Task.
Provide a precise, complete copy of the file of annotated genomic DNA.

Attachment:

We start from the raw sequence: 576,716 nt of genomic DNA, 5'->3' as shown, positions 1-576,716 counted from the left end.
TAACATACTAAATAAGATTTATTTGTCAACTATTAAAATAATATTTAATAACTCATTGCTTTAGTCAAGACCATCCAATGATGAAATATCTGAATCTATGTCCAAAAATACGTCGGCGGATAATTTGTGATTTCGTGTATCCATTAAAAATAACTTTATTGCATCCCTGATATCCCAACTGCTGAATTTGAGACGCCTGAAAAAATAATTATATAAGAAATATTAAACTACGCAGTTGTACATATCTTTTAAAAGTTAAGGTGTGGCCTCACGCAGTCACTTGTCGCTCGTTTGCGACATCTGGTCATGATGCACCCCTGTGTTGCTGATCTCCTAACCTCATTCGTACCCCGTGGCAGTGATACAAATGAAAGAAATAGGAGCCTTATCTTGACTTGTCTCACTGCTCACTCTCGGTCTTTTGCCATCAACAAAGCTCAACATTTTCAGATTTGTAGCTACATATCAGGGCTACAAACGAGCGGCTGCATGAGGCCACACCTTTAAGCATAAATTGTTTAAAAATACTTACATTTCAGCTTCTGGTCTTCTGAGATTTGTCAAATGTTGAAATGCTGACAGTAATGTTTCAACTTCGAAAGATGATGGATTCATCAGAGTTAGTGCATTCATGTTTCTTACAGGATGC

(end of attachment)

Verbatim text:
We start from the raw sequence: 576,716 nt of genomic DNA, 5'->3' as shown, positions 1-576,716 counted from the left end.
TAACATACTAAATAAGATTTATTTGTCAACTATTAAAATAATATTTAATAACTCATTGCTTTAGTCAAGACCATCCAATGATGAAATATCTGAATCTATGTCCAAAAATACGTCGGCGGATAATTTGTGATTTCGTGTATCCATTAAAAATAACTTTATTGCATCCCTGATATCCCAACTGCTGAATTTGAGACGCCTGAAAAAATAATTATATAAGAAATATTAAACTACGCAGTTGTACATATCTTTTAAAAGTTAAGGTGTGGCCTCACGCAGTCACTTGTCGCTCGTTTGCGACATCTGGTCATGATGCACCCCTGTGTTGCTGATCTCCTAACCTCATTCGTACCCCGTGGCAGTGATACAAATGAAAGAAATAGGAGCCTTATCTTGACTTGTCTCACTGCTCACTCTCGGTCTTTTGCCATCAACAAAGCTCAACATTTTCAGATTTGTAGCTACATATCAGGGCTACAAACGAGCGGCTGCATGAGGCCACACCTTTAAGCATAAATTGTTTAAAAATACTTACATTTCAGCTTCTGGTCTTCTGAGATTTGTCAAATGTTGAAATGCTGACAGTAATGTTTCAACTTCGAAAGATGATGGATTCATCAGAGTTAGTGCATTCATGTTTCTTACAGGATGC